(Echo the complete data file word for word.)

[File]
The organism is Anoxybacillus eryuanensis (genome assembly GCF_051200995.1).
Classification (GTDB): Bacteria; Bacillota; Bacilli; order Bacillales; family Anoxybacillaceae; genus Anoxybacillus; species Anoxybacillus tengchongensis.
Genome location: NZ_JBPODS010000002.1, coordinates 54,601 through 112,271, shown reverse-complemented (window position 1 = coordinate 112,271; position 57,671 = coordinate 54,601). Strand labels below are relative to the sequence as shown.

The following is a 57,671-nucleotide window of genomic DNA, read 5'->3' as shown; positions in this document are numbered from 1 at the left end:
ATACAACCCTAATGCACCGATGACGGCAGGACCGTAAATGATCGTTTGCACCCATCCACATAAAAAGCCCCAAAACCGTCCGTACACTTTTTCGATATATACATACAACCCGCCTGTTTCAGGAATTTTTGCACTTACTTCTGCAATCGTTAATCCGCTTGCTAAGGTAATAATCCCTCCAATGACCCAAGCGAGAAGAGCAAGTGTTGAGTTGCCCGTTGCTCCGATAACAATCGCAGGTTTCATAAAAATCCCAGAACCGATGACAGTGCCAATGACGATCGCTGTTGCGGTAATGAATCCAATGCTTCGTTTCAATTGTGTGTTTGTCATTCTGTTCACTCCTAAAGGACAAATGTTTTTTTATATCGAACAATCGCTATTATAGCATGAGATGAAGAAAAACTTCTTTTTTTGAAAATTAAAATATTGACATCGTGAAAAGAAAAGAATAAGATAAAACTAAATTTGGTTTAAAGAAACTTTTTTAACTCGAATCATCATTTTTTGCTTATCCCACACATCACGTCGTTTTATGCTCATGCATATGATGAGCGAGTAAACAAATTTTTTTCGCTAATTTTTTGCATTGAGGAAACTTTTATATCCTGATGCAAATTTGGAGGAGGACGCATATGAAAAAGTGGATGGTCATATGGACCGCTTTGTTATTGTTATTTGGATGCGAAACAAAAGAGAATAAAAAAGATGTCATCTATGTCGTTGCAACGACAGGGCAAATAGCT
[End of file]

The organism is Anoxybacillus eryuanensis (genome assembly GCF_051200995.1).
Classification (GTDB): Bacteria; Bacillota; Bacilli; order Bacillales; family Anoxybacillaceae; genus Anoxybacillus; species Anoxybacillus tengchongensis.
Genome location: NZ_JBPODS010000002.1, coordinates 54,601 through 112,271, shown reverse-complemented (window position 1 = coordinate 112,271; position 57,671 = coordinate 54,601). Strand labels below are relative to the sequence as shown.

The following is a 57,671-nucleotide window of genomic DNA, read 5'->3' as shown; positions in this document are numbered from 1 at the left end:
ATACAACCCTAATGCACCGATGACGGCAGGACCGTAAATGATCGTTTGCACCCATCCACATAAAAAGCCCCAAAACCGTCCGTACACTTTTTCGATATATACATACAACCCGCCTGTTTCAGGAATTTTTGCACTTACTTCTGCAATCGTTAATCCGCTTGCTAAGGTAATAATCCCTCCAATGACCCAAGCGAGAAGAGCAAGTGTTGAGTTGCCCGTTGCTCCGATAACAATCGCAGGTTTCATAAAAATCCCAGAACCGATGACAGTGCCAATGACGATCGCTGTTGCGGTAATGAATCCAATGCTTCGTTTCAATTGTGTGTTTGTCATTCTGTTCACTCCTAAAGGACAAATGTTTTTTTATATCGAACAATCGCTATTATAGCATGAGATGAAGAAAAACTTCTTTTTTTGAAAATTAAAATATTGACATCGTGAAAAGAAAAGAATAAGATAAAACTAAATTTGGTTTAAAGAAACTTTTTTAACTCGAATCATCATTTTTTGCTTATCCCACACATCACGTCGTTTTATGCTCATGCATATGATGAGCGAGTAAACAAATTTTTTTCGCTAATTTTTTGCATTGAGGAAACTTTTATATCCTGATGCAAATTTGGAGGAGGACGCATATGAAAAAGTGGATGGTCATATGGACCGCTTTGTTATTGTTATTTGGATGCGAAACAAAAGAGAATAAAAAAGATGTCATCTATGTCGTTGCAACGACAGGGCAAATAGCT